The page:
When some of the creators behind the 1996 point-and-click adventure game The Neverhood regrouped on Kickstarter to make a spiritual successor, fans of the cult hit happily ponied up almost one million dollars to fund the project. What they got for their money is a sterling example of an age-old adage: Don't judge a book by its cover. Armikrog's unique art style is charming enough to draw players in, but once you crack it open, you find page after page of problems and disappointment.
Armikrog tells the paper-thin story of a spacefaring explorer named Tommynaut and his angular doglike creature Beak-Beak, who take refuge in the titular alien fortress after crashing on a mysterious planet. The opening minutes aptly highlight Armikrog's chief appeal; the zany character designs and clay dioramas that you explore are unique, beautiful, and dripping with creativity. The visuals aren't all that's readily apparent, however. Armikrog's many flaws immediately start to sour the adventure.
Even by '90s point-and-click adventure standards, Armikrog is archaic. It provides zero explanation of your objectives, the controls, or even that you can switch between the main characters – a fact I only realized after inadvertently clicking on Beak-Beak. The objects that you can interact with in the environment aren't highlighted or indicated in any way, which is especially problematic when everything is made out of clay and objects blend into the surreal and alien scenery. If you do click on the right object but haven't met the unexplained requirements to interact with it, there's no animation or dialogue to indicate what's wrong. Try to click on a button that isn't powered, for instance, and your character won't even attempt to press it. These problems are further compounded by the fact that there is no inventory screen – Tommynaut just sticks any object that you pick up into his stomach, with no way for you to view what it is or what it might be used for. All you can do is click on every object you come by, and if Tommynaut has the right item (and it's the right time), he uses it. Throw in some strangely inconsistent detection, and you have the perfect recipe for getting stuck.
And get stuck I did, usually for stupid reasons. At one point, my progress was stymied because I had to speak to a strange mushroom creature. Nothing indicated that I had to speak to said mushroom creature – or that said mushroom creature was something you could even interact with. In fact, I had actually already clicked on the fungal beast before – but to trigger the conversation (which would miraculously award me with the MacGuffin I needed to progress), I had to be controlling Beak-Beak, not Tommynaut. These issues come up repeatedly – especially buttons that arbitrarily need to be pressed by a specific character.
In addition to suffering from some of adventure games' worst aspects, Armikrog is also missing what the genre does best. With few exceptions, the puzzles are dull, repetitive, and rely heavily on trial-and-error. Three main puzzles – a tile-sliding puzzle, a musical mobile puzzle, and a rotating path puzzle – are all repeated multiple times, and become progressively more tedious with each iteration. Even the first encounters with these challenges aren't interesting or clever in the slightest. They only serve as time-consuming filler (along with extensive back-tracking) to pad out the roughly five-hour adventure.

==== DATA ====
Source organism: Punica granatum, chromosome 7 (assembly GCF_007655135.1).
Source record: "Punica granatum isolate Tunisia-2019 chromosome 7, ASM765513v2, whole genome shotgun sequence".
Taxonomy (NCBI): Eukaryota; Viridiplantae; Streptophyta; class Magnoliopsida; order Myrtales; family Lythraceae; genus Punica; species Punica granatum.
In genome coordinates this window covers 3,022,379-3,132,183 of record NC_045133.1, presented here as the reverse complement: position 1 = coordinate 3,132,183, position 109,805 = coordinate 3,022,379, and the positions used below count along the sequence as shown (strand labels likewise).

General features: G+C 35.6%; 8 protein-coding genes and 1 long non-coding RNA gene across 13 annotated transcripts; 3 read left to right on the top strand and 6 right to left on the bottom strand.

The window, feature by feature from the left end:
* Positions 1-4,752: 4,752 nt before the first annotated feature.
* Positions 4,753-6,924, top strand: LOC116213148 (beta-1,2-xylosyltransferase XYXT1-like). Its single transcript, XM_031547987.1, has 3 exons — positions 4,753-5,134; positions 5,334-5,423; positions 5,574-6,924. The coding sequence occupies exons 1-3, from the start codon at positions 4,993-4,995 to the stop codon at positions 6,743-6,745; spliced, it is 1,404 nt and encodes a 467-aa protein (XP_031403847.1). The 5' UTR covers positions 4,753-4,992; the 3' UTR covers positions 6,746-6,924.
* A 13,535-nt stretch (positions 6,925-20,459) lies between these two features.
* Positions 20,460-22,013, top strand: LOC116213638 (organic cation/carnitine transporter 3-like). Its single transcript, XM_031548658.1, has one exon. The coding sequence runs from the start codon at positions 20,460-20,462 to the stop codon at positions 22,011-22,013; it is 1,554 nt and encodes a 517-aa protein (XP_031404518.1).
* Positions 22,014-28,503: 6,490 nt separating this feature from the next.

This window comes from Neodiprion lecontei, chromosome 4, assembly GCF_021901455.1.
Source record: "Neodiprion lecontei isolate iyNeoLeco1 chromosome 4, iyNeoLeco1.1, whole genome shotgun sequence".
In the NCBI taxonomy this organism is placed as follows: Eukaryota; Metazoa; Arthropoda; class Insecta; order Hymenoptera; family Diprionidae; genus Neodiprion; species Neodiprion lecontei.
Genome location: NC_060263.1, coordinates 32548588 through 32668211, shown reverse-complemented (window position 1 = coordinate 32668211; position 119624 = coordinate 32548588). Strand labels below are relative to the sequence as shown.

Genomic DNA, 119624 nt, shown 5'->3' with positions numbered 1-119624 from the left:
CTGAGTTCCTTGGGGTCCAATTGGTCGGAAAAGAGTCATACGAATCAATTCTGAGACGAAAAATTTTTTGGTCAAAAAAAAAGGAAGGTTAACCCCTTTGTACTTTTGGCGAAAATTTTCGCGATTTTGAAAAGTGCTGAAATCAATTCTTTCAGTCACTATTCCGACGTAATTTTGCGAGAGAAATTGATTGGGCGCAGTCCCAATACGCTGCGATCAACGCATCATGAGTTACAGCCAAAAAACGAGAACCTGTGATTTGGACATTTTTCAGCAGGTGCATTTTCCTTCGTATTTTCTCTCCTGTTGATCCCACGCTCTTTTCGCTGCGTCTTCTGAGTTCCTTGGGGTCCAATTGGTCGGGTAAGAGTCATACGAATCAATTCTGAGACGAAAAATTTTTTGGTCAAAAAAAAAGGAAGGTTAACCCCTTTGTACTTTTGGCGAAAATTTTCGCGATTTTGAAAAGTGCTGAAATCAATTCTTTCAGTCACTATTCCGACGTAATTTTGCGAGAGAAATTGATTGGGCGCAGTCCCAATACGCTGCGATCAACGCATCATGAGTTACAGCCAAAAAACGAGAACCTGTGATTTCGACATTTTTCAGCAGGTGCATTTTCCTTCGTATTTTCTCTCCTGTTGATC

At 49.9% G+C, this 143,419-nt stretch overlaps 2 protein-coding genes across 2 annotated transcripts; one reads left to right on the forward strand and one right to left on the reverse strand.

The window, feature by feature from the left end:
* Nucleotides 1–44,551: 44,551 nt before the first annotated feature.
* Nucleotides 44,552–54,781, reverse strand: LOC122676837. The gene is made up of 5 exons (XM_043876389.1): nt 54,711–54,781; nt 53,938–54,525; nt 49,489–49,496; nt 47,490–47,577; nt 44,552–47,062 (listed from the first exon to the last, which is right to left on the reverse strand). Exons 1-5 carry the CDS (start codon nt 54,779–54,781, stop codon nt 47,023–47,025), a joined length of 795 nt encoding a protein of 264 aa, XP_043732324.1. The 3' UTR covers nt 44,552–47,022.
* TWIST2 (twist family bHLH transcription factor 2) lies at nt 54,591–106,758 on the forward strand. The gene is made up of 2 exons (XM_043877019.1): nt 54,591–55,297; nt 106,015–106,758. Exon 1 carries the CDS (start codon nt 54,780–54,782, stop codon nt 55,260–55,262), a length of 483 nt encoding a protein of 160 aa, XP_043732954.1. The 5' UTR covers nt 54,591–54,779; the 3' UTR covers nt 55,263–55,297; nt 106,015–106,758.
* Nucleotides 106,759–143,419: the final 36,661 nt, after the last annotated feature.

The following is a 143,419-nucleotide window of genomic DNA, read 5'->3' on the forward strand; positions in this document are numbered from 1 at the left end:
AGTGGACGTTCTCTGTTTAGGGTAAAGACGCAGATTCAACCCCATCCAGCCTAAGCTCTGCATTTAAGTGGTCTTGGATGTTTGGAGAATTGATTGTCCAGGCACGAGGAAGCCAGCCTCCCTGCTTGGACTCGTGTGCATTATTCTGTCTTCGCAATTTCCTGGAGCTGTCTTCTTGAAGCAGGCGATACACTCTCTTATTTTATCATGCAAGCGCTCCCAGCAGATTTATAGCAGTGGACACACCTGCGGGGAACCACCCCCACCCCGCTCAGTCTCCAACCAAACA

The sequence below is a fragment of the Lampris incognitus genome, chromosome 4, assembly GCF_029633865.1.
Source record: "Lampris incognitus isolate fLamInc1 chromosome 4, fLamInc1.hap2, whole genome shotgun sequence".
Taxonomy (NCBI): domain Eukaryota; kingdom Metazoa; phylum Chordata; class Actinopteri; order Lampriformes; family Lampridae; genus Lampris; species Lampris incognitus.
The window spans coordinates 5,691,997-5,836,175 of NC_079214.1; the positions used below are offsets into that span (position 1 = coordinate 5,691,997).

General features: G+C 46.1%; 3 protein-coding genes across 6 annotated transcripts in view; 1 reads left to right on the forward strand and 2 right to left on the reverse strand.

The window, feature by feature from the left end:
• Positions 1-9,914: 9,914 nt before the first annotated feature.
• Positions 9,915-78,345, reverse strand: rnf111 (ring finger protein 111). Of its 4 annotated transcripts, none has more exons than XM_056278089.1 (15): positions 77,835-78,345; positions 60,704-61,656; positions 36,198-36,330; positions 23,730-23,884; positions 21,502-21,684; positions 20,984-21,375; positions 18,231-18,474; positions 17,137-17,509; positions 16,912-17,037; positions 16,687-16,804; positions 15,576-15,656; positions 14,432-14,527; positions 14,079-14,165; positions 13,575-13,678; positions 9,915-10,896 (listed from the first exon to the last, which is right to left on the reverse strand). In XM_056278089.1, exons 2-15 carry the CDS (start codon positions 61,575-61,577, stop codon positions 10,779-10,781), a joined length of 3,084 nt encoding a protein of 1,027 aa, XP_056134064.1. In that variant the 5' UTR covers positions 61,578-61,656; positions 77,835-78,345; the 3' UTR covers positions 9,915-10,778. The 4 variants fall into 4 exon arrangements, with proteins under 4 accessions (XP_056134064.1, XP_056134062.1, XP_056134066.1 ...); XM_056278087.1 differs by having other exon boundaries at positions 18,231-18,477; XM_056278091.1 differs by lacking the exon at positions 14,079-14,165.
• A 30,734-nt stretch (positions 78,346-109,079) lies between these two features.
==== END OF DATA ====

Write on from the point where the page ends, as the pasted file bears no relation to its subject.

Armikrog's puzzles are disappointing, and the story wastes no time in dropping the other shoe. Despite the unique character designs, the main characters lack personality, aside from Beak-Beak's annoyingly hammy voice. Not that the rest of the story has much depth, either – most of it is told in the opening cutscene, and the conclusion to Tommynaut's quest left me shrugging my shoulders. The most interesting story info is relegated to a massive text dump in a single room, where you can read a novella's worth of backstory on who built the Armikrog. It just feels lazy.
That's not the only part of the experience that feels unfinished. The game uses the standard Windows mouse cursor, which sticks out from the lush, colorful environments you click around. Numerous bugs plagued my playthrough. The sound effects cut out on several occasions, requiring me to quit and re-open the game each time. At one point, a character randomly reappeared in a room he wasn't supposed to be in, and later spoke in another room when he wasn't there. The subtitles often differed from the spoken dialogue – at least until they inexplicably disappeared for about a quarter of the game.
The piece de resistance, however, came in the second-to-last challenge. The cypher I needed to solve an uninspired hieroglyph puzzle was in a room I no longer had access to. Even if I had been clairvoyant enough to write the ambiguous clue down beforehand (in a notebook, of course, because the game lacks any kind of system for saving or remembering clues), solving the puzzle would still have involved backtracking through the entire game to retrieve the corresponding answers from different locations. If it hadn't been for some good Samaritans in Steam's forums, my progress would have been permanently halted. Once I solved the last puzzle, I was treated to the final, anticlimactic cutscene. The audio was out of sync.
Pencil Test Studios clearly needed time to fix the litany of embarrassing bugs that plague Armikrog at launch. Even then, it wouldn't have helped the overly simplistic story and bland puzzles. If the developer ever plans on doing a sequel, I hope it's an animated film – the visuals are the only thing Armikrog has going for it.
In addition to suffering from some of adventure games' worst aspects, Armikrog is also missing what the genre does best.